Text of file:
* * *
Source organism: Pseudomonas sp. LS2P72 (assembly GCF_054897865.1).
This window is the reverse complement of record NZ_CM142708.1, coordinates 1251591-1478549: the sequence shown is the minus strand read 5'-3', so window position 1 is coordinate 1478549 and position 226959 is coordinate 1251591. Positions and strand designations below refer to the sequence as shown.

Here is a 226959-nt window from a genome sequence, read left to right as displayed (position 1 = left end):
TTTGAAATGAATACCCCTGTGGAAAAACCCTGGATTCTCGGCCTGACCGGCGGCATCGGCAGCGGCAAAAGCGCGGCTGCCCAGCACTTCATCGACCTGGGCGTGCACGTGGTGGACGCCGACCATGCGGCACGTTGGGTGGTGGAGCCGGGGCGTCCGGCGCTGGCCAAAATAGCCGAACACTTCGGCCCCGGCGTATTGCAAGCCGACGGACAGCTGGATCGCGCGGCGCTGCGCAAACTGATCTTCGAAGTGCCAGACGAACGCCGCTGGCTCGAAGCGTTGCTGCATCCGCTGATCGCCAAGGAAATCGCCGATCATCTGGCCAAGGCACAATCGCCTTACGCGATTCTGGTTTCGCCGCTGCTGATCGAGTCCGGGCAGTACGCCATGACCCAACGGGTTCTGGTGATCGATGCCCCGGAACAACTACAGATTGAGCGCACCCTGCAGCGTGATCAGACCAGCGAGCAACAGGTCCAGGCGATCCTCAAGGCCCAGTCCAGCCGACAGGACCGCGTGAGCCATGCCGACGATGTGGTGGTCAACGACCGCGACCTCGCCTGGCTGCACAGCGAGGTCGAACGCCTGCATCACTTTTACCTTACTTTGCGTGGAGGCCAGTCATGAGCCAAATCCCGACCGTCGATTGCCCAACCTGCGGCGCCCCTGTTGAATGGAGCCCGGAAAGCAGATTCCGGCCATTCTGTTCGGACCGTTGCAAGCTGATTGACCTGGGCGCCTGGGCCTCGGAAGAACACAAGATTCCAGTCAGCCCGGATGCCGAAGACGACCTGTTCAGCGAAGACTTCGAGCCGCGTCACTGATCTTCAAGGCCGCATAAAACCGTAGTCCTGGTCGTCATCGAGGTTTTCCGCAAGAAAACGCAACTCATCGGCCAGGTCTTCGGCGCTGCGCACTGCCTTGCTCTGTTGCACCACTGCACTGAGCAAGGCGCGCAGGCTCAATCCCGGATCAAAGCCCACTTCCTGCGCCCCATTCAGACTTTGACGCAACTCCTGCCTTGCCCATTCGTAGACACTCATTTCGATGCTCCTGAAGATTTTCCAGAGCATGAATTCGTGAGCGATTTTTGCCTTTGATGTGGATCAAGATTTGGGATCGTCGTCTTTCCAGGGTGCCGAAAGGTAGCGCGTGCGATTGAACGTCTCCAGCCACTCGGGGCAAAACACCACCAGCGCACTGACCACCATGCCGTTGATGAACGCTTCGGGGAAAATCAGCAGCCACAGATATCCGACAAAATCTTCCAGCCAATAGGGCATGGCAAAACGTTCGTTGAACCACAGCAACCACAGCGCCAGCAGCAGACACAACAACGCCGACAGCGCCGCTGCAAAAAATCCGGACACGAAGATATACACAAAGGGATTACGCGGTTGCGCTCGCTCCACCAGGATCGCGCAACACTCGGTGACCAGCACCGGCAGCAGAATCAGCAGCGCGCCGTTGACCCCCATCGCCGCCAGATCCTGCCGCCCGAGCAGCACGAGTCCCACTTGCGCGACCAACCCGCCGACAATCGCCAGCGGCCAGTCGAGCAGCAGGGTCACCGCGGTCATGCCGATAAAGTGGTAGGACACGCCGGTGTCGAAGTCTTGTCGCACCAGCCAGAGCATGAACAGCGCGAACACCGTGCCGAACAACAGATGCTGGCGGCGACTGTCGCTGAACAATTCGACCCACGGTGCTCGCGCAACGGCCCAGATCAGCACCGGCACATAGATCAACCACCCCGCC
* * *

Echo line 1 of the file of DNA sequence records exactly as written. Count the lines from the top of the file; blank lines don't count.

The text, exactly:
Source organism: Pseudomonas sp. LS2P72 (assembly GCF_054897865.1).